Great opportunities exist for remote, electronic, longitudinal capture of patient-reported outcomes (PROs) directly using questionnaires (ePROMs) as part of routine clinical care, thereby enhancing the potential to include PROs in clinical trials. However, the fragmented nature of NHS IT and electronic patient record (EPR) systems and uncoordinated rise of patient-facing data collection tools (apps, portals, web-based tools) with multiple systems for collecting patient-reported data driven by NHS organisations, EPR providers, 3rd party vendors (e.g. condition-specific apps), registries and research databases, is problematic. There is a lack of standardisation and inter-operability.
Realising the benefits of ePROM data for research, and engaging patients as active participants in registries and research databases, requires diverse systems to be integrated into emerging repositories of data with appropriate consent and data security. Most research projects use a singular online patient survey system rather than leveraging locally-deployed tools integrated into clinical care and IT infrastructures. Unanswered questions relate to: i) the feasibility of doing this for data captured in diverse systems; ii) the reliability of data from different sources; iii) the performance of ePROMs across different systems; and iv) factors associated with successful longitudinal monitoring of PROs. (patient factors, IT system factors). There are opportunities to develop better ways to automate the integration of data into existing clinical datasets and to create algorithms to derive compositive outcome measures by linking patient-reported, clinician-reported and other data feeds. Methods are needed to verify data quality and resolve discrepancies between patient- and clinical-reported data.
Using the exemplar condition of IBD, the student will undertake surveys (and/or semi-structured interviews) of clinicians and EPR/App providers to map diversity and coverage of ePROM collection tools in use, their content (choice of PRO instruments and other patient-generated data), extent of EPR integration, information governance and status of sharing and linkage with national data repositories (IBD Registry, HDR UK Gut Reaction). This will enable the student to identify addition research gaps, depending on their interests and experience. These may include: technical and human factors associated with successful or unsuccessful local deployment of different ePROM systems; equivalence of ePROM performance across varied methods of capture; understanding barriers and facilitators to the central integration of multi-source ePROM data into national data repositories; algorithms to support integration of patient- and clinician-reported outcome data to derive end-points.
Keith Bodger brings experience of PROM development in IBD, lead roles in national repositories (UK IBD Registry) with international research links with clinical registries collecting ePROMs. Paula Williamson has wide-ranging expertise in clinical trials (including core outcome sets), with experience in trials both using ePROM data and not. Gemma Cherry brings extensive experience of qualitative research methods.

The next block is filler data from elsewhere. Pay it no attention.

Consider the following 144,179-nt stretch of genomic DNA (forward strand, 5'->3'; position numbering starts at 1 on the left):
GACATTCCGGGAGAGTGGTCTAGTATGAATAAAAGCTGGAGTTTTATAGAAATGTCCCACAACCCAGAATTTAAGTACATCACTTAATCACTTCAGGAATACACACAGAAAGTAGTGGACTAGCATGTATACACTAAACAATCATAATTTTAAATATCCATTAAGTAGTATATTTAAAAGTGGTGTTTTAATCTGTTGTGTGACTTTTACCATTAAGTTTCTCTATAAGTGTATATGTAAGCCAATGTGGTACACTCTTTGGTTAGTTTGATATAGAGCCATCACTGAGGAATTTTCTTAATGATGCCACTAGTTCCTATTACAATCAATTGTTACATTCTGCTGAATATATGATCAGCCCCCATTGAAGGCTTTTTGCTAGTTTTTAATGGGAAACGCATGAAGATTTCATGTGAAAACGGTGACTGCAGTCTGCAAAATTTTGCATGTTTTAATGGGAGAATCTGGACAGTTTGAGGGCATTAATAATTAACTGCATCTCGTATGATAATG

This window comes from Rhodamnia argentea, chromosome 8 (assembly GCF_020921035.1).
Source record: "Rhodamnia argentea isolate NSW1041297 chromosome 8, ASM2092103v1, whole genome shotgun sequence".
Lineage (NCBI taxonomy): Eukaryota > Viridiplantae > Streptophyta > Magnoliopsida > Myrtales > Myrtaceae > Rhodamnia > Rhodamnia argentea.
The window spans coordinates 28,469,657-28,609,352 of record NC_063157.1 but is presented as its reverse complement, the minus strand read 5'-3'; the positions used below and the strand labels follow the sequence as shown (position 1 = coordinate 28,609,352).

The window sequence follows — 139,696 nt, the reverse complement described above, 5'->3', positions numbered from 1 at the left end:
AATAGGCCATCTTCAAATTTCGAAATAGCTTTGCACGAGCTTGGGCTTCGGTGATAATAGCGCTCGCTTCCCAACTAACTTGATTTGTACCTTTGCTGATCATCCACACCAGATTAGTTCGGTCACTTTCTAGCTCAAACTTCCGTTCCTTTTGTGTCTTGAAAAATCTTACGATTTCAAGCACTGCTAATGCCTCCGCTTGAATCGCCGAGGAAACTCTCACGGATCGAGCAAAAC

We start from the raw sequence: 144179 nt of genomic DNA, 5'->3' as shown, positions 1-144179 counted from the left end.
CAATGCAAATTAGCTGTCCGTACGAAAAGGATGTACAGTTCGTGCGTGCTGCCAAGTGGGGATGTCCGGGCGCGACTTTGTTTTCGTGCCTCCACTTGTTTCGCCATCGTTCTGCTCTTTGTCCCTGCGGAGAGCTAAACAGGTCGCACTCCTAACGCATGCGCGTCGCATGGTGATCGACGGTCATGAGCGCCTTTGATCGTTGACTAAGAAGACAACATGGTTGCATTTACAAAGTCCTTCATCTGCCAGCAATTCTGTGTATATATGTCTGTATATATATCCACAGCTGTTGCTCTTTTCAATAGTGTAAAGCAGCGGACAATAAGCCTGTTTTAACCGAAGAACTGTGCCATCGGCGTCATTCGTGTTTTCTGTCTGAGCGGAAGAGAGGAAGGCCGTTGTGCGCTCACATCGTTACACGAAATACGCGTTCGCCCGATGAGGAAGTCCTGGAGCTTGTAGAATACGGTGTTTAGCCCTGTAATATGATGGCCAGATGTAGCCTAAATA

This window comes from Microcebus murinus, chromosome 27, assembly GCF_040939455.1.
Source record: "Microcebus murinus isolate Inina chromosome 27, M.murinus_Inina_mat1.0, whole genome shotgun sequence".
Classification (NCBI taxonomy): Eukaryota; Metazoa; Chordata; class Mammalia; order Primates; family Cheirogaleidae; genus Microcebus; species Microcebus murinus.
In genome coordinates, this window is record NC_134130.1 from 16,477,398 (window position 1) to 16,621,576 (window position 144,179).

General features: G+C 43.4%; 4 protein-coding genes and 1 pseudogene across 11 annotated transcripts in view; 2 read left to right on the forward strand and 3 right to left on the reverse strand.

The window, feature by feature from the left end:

This iCASE studentship offers industry placement with AIMES, a cloud-based data science infrastructure company spun-out of UoL. AIMES hosts data both for the HDR UK Digital Innovation Hub for IBD (Gut Reaction) and the UK Inflammatory Bowel Disease Registry, with the studentship benefiting from research access to patient survey data collected via the registry. The company provides services and solutions to support the collection, secure storage, curation, and analysis of data s expertise in cloud-based infrastructure, physical and systems security, data governance and data standards within the healthcare field, with experience of integrating data from heterogenous sources and systems and supporting distributed applications.
Together with the student, we will recruit two patient research partners to advise either through local IBD patient panel at Liverpool University Hospital Foundation Trust or via established links with Crohn’s & Colitis UK.
HOW TO APPLY
You are applying for a PhD studentship from the MRC TMRP DTP. A list of potential projects and the application form is available online at:
Please complete the form fully. Incomplete forms will not be considered. CVs will not be accepted for this scheme.
Please apply giving details for your first choice project. You can provide details of up to two other TMRP DTP projects you may be interested in at section B of the application form.
Before making an application, applicants should contact the project supervisor to find out more about the project and to discuss their interests in the research before 09 January 2023.
The deadline for applications is 4pm (GMT) 16 January 2023. Late applications will not be considered.
Completed application forms must be returned to: email@example.com
Informal enquiries may be made to Dr Keith Bodger - firstname.lastname@example.org
Open to students worldwide
Studentships are funded by the Medical Research Council (MRC) for 3 years. Funding will cover tuition fees at the UK rate only, a Research Training and Support Grant (RTSG) and stipend. We aim to support the most outstanding applicants from outside the UK and are able to offer a limited number of bursaries that will enable full studentships to be awarded to international applicants. These full studentships will only be awarded to exceptional quality candidates, due to the competitive nature of this scheme.